Mam says I'm not allowed to take one more photo until I get some of the processing backlog cleared.
On Sunday we were up at the crack of dawn again and off to the Isle of Skye. I'm getting to know that road (and the Pass) quite well as I've been on it so many times! This time, it was a shorter drive as we were to climb a small(ish) hill from the east side so only 60 miles. As we left early there was very little traffic and we were all booted up and ready to go by 9:30 am.
Well, I couldn't see a thing as the mist was down and I might as well have been blind - not much fun for a lens. However, Mam knew where she was going so headed up a path and after a while took off to the right and into the unknown. It was pretty boggy after all the rain but as we started climbing the going got better and some of the surrounding hills started to show up out of the cloud.
Taken from our ascent, this is the path up to Mam's favourite Munro (Bla Bheinn) and she may take me up there if/when I come back for another visit.
But our hill was still shrouded in mist and I knew things were getting serious when the walking poles got packed into the backpack. Mam had to scramble all the way to the minor top. It was great fun and, although there were bits of path, she avoided them and stayed on the rocks. It was all Grade 1 or ungraded so not too much exposure. As we approached the minor top we saw a sheep with a small lamb (1-2 weeks old) - wow, at this time of year! No photos with Nifty as it was too far away.
The cloud was lifting above us and by the time we reached the summit (720m) it was clear with just some banks of cloud above and sometimes, below us. Magic! This hill is not frequented very often for two reasons: first it isn't categorized in its own right as it's so close to some of the other big hills, and second, it has a 10-15m (20-30ft) slab that's not negotiable by non-climbers. So, Mam had decided to just return the way we had come, until meeting a family on the top. Here they are posing for Nifty.
As you can see the couple had a young boy and Mam asked them if they were continuing along the ridge. They were and they said The Slab was nothing to worry about. In fact, the woman said, the first time she was up here she had done the slab without even noticing it. What!!??!! Well, after hearing that there was no way Mam wasn't going that way too.
The family heading off toward The Slab. The hill we climbed earlier in the week is approx. centre of the ridge in the distance.
Mam and I fought off the midges and had lunch at the very lovely summit with all the majestic hills around us.
Looking back, this is the last part of the ascent from the minor top. You can see the sheep at the bottom of the photo and the road is a long way down!
https://flic.kr/p/KxoXRDSgurr nan Each with Nifty-5 by Annie MacDonald, on Flickr
This is the hill next door (Belig) and you can see our house on the mainland 20 miles away. Top right in the light blue area just below the cloud.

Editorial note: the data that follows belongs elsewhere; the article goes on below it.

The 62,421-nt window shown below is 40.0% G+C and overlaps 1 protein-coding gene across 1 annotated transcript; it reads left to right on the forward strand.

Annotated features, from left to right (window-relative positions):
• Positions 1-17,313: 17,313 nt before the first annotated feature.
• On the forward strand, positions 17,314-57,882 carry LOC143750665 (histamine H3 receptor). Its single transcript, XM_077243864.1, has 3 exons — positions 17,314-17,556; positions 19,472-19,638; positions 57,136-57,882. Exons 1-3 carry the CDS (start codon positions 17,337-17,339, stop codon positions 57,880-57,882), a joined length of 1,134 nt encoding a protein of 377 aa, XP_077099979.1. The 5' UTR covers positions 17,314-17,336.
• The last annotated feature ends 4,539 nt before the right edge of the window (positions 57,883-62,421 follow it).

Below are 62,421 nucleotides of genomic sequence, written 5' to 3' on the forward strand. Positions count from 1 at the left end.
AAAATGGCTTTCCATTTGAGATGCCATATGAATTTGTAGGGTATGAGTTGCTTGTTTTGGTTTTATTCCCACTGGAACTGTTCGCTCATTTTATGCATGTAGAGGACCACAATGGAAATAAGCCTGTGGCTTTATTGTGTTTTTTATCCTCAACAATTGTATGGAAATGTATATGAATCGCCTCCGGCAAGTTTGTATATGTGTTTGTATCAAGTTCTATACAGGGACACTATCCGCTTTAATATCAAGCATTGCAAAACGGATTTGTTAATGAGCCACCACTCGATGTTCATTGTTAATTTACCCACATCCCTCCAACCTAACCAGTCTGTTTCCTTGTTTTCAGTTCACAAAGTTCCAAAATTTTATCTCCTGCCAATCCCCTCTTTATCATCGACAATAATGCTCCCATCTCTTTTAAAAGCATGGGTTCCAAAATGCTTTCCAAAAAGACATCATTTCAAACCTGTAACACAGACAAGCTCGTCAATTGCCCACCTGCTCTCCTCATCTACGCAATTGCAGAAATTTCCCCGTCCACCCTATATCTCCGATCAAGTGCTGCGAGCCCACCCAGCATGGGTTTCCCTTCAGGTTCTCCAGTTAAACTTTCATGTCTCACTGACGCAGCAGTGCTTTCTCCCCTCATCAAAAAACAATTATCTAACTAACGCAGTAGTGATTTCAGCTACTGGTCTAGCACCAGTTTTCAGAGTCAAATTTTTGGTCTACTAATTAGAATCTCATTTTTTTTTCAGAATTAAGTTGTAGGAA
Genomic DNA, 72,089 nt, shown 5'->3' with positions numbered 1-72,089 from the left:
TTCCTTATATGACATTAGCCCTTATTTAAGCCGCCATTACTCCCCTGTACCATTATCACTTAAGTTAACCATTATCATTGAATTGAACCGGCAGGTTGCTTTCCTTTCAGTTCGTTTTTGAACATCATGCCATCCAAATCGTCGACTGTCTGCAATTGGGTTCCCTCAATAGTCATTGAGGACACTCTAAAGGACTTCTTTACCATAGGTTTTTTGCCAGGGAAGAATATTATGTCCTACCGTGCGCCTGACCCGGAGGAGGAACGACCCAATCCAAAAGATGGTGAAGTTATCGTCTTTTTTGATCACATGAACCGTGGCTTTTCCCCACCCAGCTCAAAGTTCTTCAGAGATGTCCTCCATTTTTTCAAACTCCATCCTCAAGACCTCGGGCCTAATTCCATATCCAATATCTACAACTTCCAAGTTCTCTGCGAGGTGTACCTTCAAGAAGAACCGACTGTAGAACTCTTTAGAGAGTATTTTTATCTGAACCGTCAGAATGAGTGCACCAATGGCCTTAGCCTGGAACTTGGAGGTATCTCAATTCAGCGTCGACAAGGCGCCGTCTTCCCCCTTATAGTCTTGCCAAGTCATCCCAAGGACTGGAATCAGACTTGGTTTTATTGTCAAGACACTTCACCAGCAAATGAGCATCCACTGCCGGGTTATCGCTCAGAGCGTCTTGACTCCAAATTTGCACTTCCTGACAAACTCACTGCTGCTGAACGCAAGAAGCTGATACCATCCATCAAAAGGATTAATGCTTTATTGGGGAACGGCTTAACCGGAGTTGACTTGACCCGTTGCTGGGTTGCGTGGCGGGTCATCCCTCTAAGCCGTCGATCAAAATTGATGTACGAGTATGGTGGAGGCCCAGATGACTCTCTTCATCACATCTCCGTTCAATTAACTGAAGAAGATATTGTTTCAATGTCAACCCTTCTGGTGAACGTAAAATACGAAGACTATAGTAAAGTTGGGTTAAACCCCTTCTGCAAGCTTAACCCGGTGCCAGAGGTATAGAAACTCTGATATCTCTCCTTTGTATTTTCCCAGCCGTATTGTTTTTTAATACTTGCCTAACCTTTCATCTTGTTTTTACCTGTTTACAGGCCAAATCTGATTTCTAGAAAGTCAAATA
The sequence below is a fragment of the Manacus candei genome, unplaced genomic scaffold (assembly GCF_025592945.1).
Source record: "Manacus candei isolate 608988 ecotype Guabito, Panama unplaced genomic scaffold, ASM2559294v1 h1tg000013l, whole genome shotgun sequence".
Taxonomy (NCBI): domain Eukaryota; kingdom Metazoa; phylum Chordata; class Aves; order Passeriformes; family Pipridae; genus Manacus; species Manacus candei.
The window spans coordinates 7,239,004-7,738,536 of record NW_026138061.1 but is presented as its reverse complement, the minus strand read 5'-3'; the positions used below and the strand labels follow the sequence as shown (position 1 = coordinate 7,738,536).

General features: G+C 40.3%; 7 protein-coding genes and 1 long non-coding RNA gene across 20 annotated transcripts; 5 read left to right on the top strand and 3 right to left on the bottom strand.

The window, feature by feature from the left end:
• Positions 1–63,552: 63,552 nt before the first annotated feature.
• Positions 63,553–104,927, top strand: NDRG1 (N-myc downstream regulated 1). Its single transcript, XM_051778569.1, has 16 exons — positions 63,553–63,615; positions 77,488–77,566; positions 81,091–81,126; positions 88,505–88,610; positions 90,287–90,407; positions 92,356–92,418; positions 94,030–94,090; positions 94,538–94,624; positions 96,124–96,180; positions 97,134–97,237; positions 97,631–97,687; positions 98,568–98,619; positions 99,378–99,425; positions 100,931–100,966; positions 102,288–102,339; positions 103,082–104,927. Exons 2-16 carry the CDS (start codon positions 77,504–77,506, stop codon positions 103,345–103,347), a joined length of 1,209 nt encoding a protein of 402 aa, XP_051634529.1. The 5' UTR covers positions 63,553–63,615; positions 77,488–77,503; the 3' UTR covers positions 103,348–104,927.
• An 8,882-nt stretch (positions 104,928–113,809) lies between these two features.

https://flic.kr/p/LrcZHYSgurr nan Each with Nifty-6 by Annie MacDonald, on Flickr
I could have stayed up there all day (if the breeze had held - midges hate a breeze) but Mam said we had to get going and I could feel she was a wee bit tense thinking of The Slab. The going definitely got tougher and after a bit of up and down - there it was below us. It looked like you were standing on the top of the roof of your house and you had to somehow get down to the bottom without seeing the ground. (There's an overhang at the bottom.) It looked horrendously steep and dangerous but somehow, it never entered her head to turn back.
Most of the Skye Cuillin are comprised of gabbro rock. It's great for walking on as one's boots almost stick to it and it's almost impossible to slip on the rock itself. However, The Slab is not gabbro and looked very slippery to Mam. But, on the left side (right in photo) there was some gabbro that looked like it was possible to use as a bypass. That's what we did. But Mam got jelly legs and it was very exposed with small hand and foot holds. I was panicking in the backpack - I knew Mam well enough to know this wasn't normal! She was almost hyper-ventilating! Anyway we almost got to the bottom but then we were too far over to the left (right in photo) and the base of The Slab comprised a 30 - 60cm (1-2 foot) bit of grass with huge drop-off on both sides. Well, she saw a tiny foot-hold and stepped down putting all her weight (plus 9kg backpack with me in it!) on it hoping it would hold - it did and we are still here to tell the tale! Whew! And we were down - pretty shaken but safe. The relief was palpable. Here is a link to a photo (not taken by me). The Slab
We then came to an insurmountable tower but to cut a long story short - Mam found a bypass eventually and then we were on familiar ground.
This was to be our descent route - the scree from centre down to bottom left. Mam had previously climbed up here so she knew it was safe. Also, we are back on ground that is well-documented and traversed by many climbers and walkers.
https://flic.kr/p/LjLf5hSgurr nan Each with Nifty-7 by Annie MacDonald, on Flickr
View across to the main Cuillin ridge with clouds above and below us.
https://flic.kr/p/KxdDSJSgurr nan Each with Nifty-9 by Annie MacDonald, on Flickr
More to follow ...
Another fantastic story, Annie and the pictures are truly breath-taking. I could feel the clouds
Carry on, young lady. Looking forward to more shots from your beautiful country